PubDate: 2021-01-29
  • Evaluation on the Bond Capacity of the Fire-Protected FRP Bonded to
           Concrete Under High Temperature

    • Abstract: To figure out the change in the reinforcing effect of FRP system used for the retrofit of RC beam when it is exposed to high temperature, it is required to evaluate not only the behavior of the entire beam, but also the bond performance at anchorage zone through a bond test according to the increase of external temperature. Moreover, the study to find various fire-protection methods is necessary to prevent the epoxy from reaching the critical temperature during an exposure to high temperature. In this manner, the fire-resistance performances of externally bonded (EB) FRP and near-surface-mounted (NSM) FRP to concrete block were evaluated by high-temperature exposure tests after performing a fire-protection on the surface in this paper. Board-type insulation with mortar was considered for the fire-protection of FRP system. After the fire-protection of the FRPs bonded to concrete blocks, an increasing exposure temperature was applied to the specimens with keeping a constant shear bond stress between concrete and the FRP. Based on the result, the temperature when the bond strength of the FRP disappears was evaluated. In addition, a finite element analysis was performed to find a proper method for predicting the temperature variation of the epoxy which is fire-protected with board-type insulation during the increase of external temperature. As a result of the test, despite the same fire-protection, NSM specimens were able to resist 1.54–2.08 times higher temperature than EB specimens. In the design of fire-protection of FRP system with the board-type insulation, it is necessary to consider the transfer from sides as well as the face with FRP. If there is no insulation of FP boards on the sides, the epoxy easily reaches its critical temperature by the heat penetrated to the sides, and increasing the thickness of the FP board alone for the face with FRP does not increase the fire-resistance capacity. As a result of the FE analysis, the temperature variation at epoxy can be predicted using the analytical approach with the proper thermal properties of FP mortar and board.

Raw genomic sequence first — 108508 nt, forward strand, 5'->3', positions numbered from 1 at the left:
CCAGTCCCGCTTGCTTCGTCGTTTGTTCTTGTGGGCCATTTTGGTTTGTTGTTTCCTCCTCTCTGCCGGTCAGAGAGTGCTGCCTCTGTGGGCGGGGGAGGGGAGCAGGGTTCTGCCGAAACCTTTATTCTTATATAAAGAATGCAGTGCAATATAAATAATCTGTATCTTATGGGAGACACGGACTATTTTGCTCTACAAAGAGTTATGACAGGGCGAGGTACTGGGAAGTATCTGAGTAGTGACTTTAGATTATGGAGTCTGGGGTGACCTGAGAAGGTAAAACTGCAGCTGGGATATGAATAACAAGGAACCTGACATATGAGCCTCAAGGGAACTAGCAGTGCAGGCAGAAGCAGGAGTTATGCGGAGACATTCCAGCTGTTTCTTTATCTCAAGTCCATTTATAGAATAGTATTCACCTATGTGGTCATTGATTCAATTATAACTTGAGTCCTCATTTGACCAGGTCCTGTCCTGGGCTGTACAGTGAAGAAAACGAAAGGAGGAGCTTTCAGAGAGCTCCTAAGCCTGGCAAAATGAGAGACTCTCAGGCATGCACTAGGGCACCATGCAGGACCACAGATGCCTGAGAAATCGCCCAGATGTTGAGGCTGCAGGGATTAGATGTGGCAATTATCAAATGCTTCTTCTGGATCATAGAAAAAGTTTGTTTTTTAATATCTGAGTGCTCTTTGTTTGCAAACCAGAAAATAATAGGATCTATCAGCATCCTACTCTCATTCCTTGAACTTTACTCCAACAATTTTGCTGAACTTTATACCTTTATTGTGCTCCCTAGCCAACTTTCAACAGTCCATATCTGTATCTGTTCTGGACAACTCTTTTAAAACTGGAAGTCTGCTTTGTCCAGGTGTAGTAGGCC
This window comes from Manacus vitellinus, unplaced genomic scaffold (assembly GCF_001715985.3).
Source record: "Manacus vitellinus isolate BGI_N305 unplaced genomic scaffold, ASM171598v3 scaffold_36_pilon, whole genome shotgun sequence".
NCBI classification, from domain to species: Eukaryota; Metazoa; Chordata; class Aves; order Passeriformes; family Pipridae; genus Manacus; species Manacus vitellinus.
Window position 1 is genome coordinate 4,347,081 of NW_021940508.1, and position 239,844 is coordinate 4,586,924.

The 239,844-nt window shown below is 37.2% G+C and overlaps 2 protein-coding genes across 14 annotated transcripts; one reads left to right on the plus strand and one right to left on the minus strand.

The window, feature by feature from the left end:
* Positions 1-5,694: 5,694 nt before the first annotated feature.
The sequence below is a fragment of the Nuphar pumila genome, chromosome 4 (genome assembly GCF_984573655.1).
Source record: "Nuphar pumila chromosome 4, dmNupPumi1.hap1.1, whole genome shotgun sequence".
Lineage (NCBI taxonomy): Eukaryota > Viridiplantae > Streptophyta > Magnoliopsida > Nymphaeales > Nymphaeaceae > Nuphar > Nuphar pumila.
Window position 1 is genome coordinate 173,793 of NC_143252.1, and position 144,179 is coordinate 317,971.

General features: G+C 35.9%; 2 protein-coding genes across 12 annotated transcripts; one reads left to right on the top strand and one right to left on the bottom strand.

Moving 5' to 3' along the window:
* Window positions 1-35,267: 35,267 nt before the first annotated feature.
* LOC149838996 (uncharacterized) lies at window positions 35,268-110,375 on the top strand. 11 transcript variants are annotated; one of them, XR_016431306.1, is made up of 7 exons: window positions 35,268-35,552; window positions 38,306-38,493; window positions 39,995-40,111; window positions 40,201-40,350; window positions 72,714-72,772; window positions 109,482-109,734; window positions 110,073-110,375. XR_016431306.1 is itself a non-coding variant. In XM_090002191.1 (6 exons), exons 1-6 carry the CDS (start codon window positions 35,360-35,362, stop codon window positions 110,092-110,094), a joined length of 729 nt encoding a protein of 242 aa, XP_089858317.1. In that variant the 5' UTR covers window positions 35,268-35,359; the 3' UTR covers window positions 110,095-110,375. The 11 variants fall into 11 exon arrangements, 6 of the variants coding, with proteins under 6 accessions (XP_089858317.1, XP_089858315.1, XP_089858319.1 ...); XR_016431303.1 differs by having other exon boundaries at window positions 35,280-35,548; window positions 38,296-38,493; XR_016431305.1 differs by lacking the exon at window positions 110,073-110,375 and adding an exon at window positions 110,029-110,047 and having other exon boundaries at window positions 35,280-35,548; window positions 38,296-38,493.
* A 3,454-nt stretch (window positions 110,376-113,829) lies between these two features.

PubDate: 2021-01-27
  • Preparation of Self-healing Additives for Concrete via Miniemulsion
           Polymerization: Formulation and Production Challenges

    • Abstract: Concrete structures undergo internal damage; this usually starts at the atomic level with defects that then grow and form cracks, which can propagate through the material. Here, a method of preparation of poly(methyl methacrylate) (PMMA) nanocapsules adhesive system via miniemulsion polymerization technique is reported, where MMA + DMA (resin + accelerator) and BPO (hardener) components are separately encapsulated by PMMA shells. The crack-healing potential of these nanocapsules was then investigated by embedding them into the mortar matrix. The prepared PMMA core–shell self-healing nanostructures survived the mixing and hardening processes, and the hardened mortar alkaline environment. The stress fields associated with propagating cracks (load‐induced cracking) broke the brittle/weak inert shell of these core–shell structures, resulted in releasing the healing agents to bridge the nascent and early-stage fractures (< 10 µm) in a short time. Long-term healing was achieved through the formation of polymorph calcite crystals in the presence of moisture and CO2, which improved the durability of mortar by filling the gaps. Formulation design (addition of chemical admixtures) and process parameters (blade design and mixing speed) were found to directly impact the uniform distribution of nanocapsules, the survival rate of nanocapsules, and the overall strength of the hardened concrete. The stepwise approach to formulate and fabricate a novel high-strength self-healing concrete system unlocks unique opportunities to design nanomaterials that safeguard the integrity of concrete structures.
      PubDate: 2021-01-25
  • Freeze–Thaw Resistance of Ternary Blended Concrete Using Ferronickel